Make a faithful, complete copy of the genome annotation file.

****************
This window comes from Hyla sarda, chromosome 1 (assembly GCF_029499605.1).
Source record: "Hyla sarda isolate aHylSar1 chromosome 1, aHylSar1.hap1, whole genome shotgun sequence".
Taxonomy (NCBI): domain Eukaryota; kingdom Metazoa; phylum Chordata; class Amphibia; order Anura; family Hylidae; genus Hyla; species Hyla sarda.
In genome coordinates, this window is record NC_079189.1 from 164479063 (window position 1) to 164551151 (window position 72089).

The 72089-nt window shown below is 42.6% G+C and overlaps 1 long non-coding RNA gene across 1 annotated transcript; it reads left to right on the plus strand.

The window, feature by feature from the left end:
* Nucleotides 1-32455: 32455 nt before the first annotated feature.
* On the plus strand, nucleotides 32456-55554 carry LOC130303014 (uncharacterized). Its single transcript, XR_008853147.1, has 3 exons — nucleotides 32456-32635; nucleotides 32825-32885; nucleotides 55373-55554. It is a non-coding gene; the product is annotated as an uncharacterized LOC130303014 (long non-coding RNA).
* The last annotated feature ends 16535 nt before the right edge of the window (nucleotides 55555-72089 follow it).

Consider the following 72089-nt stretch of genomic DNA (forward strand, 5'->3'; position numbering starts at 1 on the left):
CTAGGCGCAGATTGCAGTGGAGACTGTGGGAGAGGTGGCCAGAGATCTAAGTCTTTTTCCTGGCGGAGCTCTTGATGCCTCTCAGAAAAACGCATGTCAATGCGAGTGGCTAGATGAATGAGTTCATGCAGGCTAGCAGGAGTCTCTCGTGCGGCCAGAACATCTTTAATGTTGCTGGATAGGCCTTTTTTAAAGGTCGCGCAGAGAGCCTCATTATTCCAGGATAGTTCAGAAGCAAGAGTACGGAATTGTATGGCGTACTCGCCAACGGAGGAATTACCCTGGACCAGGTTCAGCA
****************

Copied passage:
This window comes from Hyla sarda, chromosome 1 (assembly GCF_029499605.1).
Source record: "Hyla sarda isolate aHylSar1 chromosome 1, aHylSar1.hap1, whole genome shotgun sequence".
Taxonomy (NCBI): domain Eukaryota; kingdom Metazoa; phylum Chordata; class Amphibia; order Anura; family Hylidae; genus Hyla; species Hyla sarda.
In genome coordinates, this window is record NC_079189.1 from 164479063 (window position 1) to 164551151 (window position 72089).

The 72089-nt window shown below is 42.6% G+C and overlaps 1 long non-coding RNA gene across 1 annotated transcript; it reads left to right on the plus strand.

The window, feature by feature from the left end:
* Nucleotides 1-32455: 32455 nt before the first annotated feature.
* On the plus strand, nucleotides 32456-55554 carry LOC130303014 (uncharacterized). Its single transcript, XR_008853147.1, has 3 exons — nucleotides 32456-32635; nucleotides 32825-32885; nucleotides 55373-55554. It is a non-coding gene; the product is annotated as an uncharacterized LOC130303014 (long non-coding RNA).
* The last annotated feature ends 16535 nt before the right edge of the window (nucleotides 55555-72089 follow it).

Consider the following 72089-nt stretch of genomic DNA (forward strand, 5'->3'; position numbering starts at 1 on the left):
CTAGGCGCAGATTGCAGTGGAGACTGTGGGAGAGGTGGCCAGAGATCTAAGTCTTTTTCCTGGCGGAGCTCTTGATGCCTCTCAGAAAAACGCATGTCAATGCGAGTGGCTAGATGAATGAGTTCATGCAGGCTAGCAGGAGTCTCTCGTGCGGCCAGAACATCTTTAATGTTGCTGGATAGGCCTTTTTTAAAGGTCGCGCAGAGAGCCTCATTATTCCAGGATAGTTCAGAAGCAAGAGTACGGAATTGTATGGCGTACTCGCCAACGGAGGAATTACCCTGGACCAGGTTCAGCA